Obituary: David Warner, acclaimed stage actor of the 1960s who played wildly diverse characters on the big screen

David Warner, the actor who has died aged 80, was one of the widely acclaimed discoveries of the Royal Shakespeare Company under Peter Hall in the 1960s.

All in all, lean, hooligan, long-faced, he won one of Shakespeare’s least-known roles for the first time, Henry VIWhich he brought to life in the Quaternary circle of RSC, war of the RosesAnd again with a “contemporary” interpretation small village,

But within a decade of the glory he had achieved in his early 20s, Warner was increasingly drawn to cinema.

Hall considered Warner “potentially one of the greatest stage actors” who has “that authentic quality that makes you hang on to his every word, understands his every thought, notes his simplest gesture”. .

He found ready employment in front of cameras, accumulating over 200 credits. Success may have been sporadic, but he was appreciated in neurotic-comedian roles, such as the failed cast of Karel Reese. Morgan: A Suitable Case for Treatment (1966); Trusty Bombardier in Jack Gold bofors gun (1968), and Crazy Cultivator of Psychedelic Mushrooms in Hollows work is a four letter word That same year.

He also played the role of the domineering banker Torvald Helmer. a doll house (1973), and Alain Resnais had satisfying moments as an astrophysicist frugality (1977), as well as in three of Sam Peckinpah’s films, The Ballad of Cable Hogs, Straw Dogs And iron cross,

David Hattersley Warner was born in Manchester on July 29, 1941, the son of Herbert, a Russian Jew who owned a nursing home, and Ada Hattersley. He was born out of wedlock and initially separated between parents, eventually settling with his father and stepmother.

He attended several schools and after working as a bookseller and newspaper salesman, he trained here

Royal Academy of Dramatic Art (RADA), where his contemporaries included John Hurt and Ian McShane.

After small parts in plays including much Ado About Nothing In Coventry, he appeared in David Rudkin’s play about Black Country fruit-pickers, before the night comes, In the experimental London season of RSC, then joined the company.​​​​​​​​​​​​​​​​​​​​​​​​​​​​​​​​​​​​​​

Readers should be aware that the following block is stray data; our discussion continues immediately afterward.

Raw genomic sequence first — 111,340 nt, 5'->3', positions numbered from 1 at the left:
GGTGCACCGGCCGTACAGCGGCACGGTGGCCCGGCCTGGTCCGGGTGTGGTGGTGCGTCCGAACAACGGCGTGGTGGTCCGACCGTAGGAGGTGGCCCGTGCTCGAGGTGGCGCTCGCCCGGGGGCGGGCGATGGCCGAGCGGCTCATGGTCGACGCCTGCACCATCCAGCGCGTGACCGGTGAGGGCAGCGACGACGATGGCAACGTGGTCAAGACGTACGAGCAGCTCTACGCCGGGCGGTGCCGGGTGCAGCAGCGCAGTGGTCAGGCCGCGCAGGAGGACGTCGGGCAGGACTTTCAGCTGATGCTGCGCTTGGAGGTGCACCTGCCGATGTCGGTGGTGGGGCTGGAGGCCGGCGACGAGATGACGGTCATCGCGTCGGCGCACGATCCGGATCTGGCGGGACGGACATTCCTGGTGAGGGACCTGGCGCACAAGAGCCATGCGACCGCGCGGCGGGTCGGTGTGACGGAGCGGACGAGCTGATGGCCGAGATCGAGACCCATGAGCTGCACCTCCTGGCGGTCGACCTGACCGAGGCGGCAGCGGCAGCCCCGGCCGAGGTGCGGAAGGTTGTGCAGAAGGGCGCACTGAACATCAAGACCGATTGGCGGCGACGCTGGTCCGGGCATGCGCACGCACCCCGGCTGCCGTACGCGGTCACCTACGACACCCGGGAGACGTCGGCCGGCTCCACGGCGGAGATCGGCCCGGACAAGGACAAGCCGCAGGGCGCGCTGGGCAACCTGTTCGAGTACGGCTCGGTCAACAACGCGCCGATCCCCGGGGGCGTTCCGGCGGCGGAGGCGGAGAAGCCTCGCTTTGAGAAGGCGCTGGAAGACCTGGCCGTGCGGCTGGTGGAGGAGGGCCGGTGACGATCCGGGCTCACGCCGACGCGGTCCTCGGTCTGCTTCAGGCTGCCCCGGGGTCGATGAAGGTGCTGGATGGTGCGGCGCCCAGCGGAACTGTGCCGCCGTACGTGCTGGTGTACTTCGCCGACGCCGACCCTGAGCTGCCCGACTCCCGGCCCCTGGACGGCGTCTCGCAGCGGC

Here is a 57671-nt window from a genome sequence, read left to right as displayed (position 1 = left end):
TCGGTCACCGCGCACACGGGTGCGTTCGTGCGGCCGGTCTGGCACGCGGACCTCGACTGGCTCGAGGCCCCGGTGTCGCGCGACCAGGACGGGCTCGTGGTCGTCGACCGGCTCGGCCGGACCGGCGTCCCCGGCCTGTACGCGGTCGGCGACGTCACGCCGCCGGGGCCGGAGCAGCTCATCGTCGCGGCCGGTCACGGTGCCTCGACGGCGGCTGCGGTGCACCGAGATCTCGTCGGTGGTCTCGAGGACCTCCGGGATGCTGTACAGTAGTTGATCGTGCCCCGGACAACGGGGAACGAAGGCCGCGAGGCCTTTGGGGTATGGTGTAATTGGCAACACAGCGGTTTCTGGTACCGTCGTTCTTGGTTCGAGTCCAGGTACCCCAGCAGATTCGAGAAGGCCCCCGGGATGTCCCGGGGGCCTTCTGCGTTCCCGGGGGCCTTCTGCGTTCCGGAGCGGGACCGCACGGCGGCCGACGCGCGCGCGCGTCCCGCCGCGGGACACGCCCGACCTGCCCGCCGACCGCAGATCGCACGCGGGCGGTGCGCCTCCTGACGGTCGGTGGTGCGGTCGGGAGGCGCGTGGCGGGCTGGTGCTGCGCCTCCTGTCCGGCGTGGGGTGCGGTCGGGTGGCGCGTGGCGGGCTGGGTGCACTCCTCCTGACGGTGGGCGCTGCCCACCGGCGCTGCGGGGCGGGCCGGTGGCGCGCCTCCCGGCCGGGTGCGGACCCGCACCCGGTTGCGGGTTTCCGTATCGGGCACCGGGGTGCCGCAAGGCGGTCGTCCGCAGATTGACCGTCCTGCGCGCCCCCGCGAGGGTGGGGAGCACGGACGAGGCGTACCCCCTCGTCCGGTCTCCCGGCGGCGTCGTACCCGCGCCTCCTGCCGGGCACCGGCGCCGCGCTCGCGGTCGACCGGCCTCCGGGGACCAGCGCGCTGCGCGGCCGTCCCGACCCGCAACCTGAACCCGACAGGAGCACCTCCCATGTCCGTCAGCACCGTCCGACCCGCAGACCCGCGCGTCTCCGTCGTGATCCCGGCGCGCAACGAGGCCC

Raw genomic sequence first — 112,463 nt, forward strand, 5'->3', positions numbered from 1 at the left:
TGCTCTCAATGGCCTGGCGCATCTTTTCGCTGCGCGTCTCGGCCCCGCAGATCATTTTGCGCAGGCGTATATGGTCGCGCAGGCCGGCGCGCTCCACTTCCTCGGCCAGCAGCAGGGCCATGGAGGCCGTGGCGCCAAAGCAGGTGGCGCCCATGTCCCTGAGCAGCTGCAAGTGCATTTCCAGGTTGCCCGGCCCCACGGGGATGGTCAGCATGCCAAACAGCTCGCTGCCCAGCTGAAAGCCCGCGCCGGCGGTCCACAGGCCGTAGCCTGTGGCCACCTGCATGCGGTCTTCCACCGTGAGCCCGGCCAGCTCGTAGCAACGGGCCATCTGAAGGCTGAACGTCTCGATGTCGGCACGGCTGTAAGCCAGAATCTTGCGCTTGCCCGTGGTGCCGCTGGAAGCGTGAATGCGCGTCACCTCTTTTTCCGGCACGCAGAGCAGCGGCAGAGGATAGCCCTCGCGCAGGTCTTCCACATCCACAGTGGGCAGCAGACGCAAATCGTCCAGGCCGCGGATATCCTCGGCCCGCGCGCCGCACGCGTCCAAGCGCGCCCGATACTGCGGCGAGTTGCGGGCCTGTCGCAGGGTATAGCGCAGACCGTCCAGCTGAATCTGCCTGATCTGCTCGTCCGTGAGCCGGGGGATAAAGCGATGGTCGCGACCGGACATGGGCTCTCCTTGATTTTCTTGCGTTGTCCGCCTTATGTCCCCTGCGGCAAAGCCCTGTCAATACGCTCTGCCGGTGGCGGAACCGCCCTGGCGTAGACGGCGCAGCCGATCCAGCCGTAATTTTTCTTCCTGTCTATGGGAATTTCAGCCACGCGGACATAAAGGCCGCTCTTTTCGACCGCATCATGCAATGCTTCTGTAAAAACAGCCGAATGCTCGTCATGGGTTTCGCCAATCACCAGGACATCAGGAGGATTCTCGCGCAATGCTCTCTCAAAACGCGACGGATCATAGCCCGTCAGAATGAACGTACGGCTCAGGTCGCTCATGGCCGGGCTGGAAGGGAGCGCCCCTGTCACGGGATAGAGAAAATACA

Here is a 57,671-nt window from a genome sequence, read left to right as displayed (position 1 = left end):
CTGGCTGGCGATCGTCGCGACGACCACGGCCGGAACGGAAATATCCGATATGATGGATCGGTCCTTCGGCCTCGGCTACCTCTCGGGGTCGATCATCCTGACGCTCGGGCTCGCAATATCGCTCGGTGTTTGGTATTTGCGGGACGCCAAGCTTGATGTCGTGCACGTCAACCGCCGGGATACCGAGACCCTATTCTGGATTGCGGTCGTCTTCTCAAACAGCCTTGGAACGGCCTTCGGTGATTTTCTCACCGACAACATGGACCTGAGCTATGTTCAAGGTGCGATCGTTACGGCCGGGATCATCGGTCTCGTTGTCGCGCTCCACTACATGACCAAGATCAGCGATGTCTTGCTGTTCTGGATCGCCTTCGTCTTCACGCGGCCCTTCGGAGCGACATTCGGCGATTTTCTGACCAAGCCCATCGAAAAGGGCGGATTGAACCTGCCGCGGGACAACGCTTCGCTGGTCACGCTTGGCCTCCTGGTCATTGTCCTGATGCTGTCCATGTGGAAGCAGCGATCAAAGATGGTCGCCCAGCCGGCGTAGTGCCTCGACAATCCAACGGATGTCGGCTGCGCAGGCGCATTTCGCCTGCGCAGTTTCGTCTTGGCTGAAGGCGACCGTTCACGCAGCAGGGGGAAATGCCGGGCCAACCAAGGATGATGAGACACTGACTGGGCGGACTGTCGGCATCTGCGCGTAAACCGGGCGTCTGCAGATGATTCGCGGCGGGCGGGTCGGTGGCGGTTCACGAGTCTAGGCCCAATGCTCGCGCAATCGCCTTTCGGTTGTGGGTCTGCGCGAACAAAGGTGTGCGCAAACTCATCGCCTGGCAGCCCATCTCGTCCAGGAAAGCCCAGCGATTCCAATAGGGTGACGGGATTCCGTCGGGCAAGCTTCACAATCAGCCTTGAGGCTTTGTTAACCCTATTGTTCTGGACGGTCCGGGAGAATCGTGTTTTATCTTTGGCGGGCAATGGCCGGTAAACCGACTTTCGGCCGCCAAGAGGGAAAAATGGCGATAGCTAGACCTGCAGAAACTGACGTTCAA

As the 1960s progressed, Warner turned to film work, and after 1973, when he caused stage fright during an unfortunate run. I, ClaudiusHe spent most of the time on the screen.

“He just disappeared from view,” Peter Hall recalled. “And the next thing we knew he was in Hollywood, working in movies.”

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He made his speaking debut in Tony Richardson’s film tom jones (1963), while on the small screen he appeared with Bob Dylan in the BBC drama Madhouse on Castle Street,

Three years later came the role that established his reputation for playing slightly uncharacteristic characters as artist Morgan Delt. Morgan: A Suitable Case for Treatment, He also developed an interest in playing villains in films, such as twenty nine steps (1978); time bandits (1981), in which he was a hater aptly named Evil; and one of the first films to rely heavily on CGI, tron (1982).

In Prognostic (1976) It was Keith Jennings, the hapless journalist who is eventually beheaded by a sheet of glass. In 1987 he moved to Los Angeles, where he lived for 15 years.

His parts varied wildly during that time. They . played the role of a professor in Teenage Mutant Ninja Turtle II: The Secret of the OZ (1991), while in 1997 he was James Cameron’s Spicer Lovejoy, Billy Jane’s servant. titanic,

In 2001 he made a much-hyped return to the stage as Andrew Undershaft in the Broadway revival of George Bernard Shaw. Major BarbaraThen four years later Shakespeare came back on stage, like King Lear At the Chichester Festival Theatre.

David Warner married and divorced twice to Harriet Lindgren (1969–72) and Sheila Kent (1981–2002). He is survived by his partner, actress Lisa Bowerman, and a daughter and son from his second marriage.

(© Telegraph Media Group Ltd 2022)

Telegraph Media Group Limited [2022]